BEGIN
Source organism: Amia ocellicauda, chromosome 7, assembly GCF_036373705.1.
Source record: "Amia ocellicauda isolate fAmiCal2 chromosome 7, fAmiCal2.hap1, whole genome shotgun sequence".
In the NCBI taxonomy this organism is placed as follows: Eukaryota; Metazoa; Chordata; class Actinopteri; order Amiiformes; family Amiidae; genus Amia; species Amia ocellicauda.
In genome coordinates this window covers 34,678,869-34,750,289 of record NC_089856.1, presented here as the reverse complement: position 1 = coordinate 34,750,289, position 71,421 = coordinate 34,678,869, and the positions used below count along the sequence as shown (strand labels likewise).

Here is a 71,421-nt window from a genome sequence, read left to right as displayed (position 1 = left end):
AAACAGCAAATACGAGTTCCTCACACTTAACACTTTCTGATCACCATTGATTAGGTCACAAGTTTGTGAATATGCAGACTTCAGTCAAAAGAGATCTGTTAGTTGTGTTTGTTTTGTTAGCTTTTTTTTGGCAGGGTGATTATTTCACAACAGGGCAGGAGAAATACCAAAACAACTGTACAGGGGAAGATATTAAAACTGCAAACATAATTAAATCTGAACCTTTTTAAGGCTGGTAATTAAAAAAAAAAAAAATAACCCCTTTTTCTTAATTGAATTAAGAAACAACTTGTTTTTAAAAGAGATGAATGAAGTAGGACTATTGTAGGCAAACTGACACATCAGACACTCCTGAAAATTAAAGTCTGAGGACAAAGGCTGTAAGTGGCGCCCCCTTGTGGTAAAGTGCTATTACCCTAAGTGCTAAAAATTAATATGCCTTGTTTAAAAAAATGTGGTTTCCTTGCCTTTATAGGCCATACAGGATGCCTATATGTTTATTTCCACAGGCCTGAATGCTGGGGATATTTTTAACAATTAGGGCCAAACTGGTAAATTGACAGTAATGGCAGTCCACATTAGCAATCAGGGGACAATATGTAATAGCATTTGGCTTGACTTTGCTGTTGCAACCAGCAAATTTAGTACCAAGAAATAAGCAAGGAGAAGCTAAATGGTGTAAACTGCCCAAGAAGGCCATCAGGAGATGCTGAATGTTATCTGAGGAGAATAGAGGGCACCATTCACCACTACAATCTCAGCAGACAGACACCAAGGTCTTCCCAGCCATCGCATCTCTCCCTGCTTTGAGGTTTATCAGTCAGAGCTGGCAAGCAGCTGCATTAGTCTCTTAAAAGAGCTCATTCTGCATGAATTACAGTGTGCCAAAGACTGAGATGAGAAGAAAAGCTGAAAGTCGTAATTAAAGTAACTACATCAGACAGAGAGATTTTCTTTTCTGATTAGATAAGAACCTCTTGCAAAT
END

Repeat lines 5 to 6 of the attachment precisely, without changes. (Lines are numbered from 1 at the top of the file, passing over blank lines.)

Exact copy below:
Here is a 71,421-nt window from a genome sequence, read left to right as displayed (position 1 = left end):
AAACAGCAAATACGAGTTCCTCACACTTAACACTTTCTGATCACCATTGATTAGGTCACAAGTTTGTGAATATGCAGACTTCAGTCAAAAGAGATCTGTTAGTTGTGTTTGTTTTGTTAGCTTTTTTTTGGCAGGGTGATTATTTCACAACAGGGCAGGAGAAATACCAAAACAACTGTACAGGGGAAGATATTAAAACTGCAAACATAATTAAATCTGAACCTTTTTAAGGCTGGTAATTAAAAAAAAAAAAAATAACCCCTTTTTCTTAATTGAATTAAGAAACAACTTGTTTTTAAAAGAGATGAATGAAGTAGGACTATTGTAGGCAAACTGACACATCAGACACTCCTGAAAATTAAAGTCTGAGGACAAAGGCTGTAAGTGGCGCCCCCTTGTGGTAAAGTGCTATTACCCTAAGTGCTAAAAATTAATATGCCTTGTTTAAAAAAATGTGGTTTCCTTGCCTTTATAGGCCATACAGGATGCCTATATGTTTATTTCCACAGGCCTGAATGCTGGGGATATTTTTAACAATTAGGGCCAAACTGGTAAATTGACAGTAATGGCAGTCCACATTAGCAATCAGGGGACAATATGTAATAGCATTTGGCTTGACTTTGCTGTTGCAACCAGCAAATTTAGTACCAAGAAATAAGCAAGGAGAAGCTAAATGGTGTAAACTGCCCAAGAAGGCCATCAGGAGATGCTGAATGTTATCTGAGGAGAATAGAGGGCACCATTCACCACTACAATCTCAGCAGACAGACACCAAGGTCTTCCCAGCCATCGCATCTCTCCCTGCTTTGAGGTTTATCAGTCAGAGCTGGCAAGCAGCTGCATTAGTCTCTTAAAAGAGCTCATTCTGCATGAATTACAGTGTGCCAAAGACTGAGATGAGAAGAAAAGCTGAAAGTCGTAATTAAAGTAACTACATCAGACAGAGAGATTTTCTTTTCTGATTAGATAAGAACCTCTTGCAAAT